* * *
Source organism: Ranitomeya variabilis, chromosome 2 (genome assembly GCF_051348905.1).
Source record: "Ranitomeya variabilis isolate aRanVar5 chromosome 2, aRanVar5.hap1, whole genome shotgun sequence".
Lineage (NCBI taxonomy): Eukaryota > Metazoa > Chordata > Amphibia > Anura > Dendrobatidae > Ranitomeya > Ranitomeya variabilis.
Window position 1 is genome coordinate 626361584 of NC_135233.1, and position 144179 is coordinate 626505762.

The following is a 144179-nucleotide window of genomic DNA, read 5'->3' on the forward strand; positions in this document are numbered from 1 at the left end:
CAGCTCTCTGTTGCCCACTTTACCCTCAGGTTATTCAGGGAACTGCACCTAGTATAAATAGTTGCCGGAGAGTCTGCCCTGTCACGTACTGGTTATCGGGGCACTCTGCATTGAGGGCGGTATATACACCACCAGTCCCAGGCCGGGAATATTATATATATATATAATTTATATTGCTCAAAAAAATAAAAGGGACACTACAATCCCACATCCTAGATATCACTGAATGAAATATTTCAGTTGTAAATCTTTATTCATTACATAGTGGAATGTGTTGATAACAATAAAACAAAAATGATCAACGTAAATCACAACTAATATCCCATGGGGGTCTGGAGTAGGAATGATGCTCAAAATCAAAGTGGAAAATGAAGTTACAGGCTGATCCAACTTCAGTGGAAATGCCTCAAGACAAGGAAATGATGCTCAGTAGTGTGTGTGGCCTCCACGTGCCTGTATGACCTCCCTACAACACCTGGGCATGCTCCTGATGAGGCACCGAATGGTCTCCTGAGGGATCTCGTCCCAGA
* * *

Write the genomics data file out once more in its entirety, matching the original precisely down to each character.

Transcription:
Source organism: Ranitomeya variabilis, chromosome 2 (genome assembly GCF_051348905.1).
Source record: "Ranitomeya variabilis isolate aRanVar5 chromosome 2, aRanVar5.hap1, whole genome shotgun sequence".
Lineage (NCBI taxonomy): Eukaryota > Metazoa > Chordata > Amphibia > Anura > Dendrobatidae > Ranitomeya > Ranitomeya variabilis.
Window position 1 is genome coordinate 626361584 of NC_135233.1, and position 144179 is coordinate 626505762.

The following is a 144179-nucleotide window of genomic DNA, read 5'->3' on the forward strand; positions in this document are numbered from 1 at the left end:
CAGCTCTCTGTTGCCCACTTTACCCTCAGGTTATTCAGGGAACTGCACCTAGTATAAATAGTTGCCGGAGAGTCTGCCCTGTCACGTACTGGTTATCGGGGCACTCTGCATTGAGGGCGGTATATACACCACCAGTCCCAGGCCGGGAATATTATATATATATATAATTTATATTGCTCAAAAAAATAAAAGGGACACTACAATCCCACATCCTAGATATCACTGAATGAAATATTTCAGTTGTAAATCTTTATTCATTACATAGTGGAATGTGTTGATAACAATAAAACAAAAATGATCAACGTAAATCACAACTAATATCCCATGGGGGTCTGGAGTAGGAATGATGCTCAAAATCAAAGTGGAAAATGAAGTTACAGGCTGATCCAACTTCAGTGGAAATGCCTCAAGACAAGGAAATGATGCTCAGTAGTGTGTGTGGCCTCCACGTGCCTGTATGACCTCCCTACAACACCTGGGCATGCTCCTGATGAGGCACCGAATGGTCTCCTGAGGGATCTCGTCCCAGA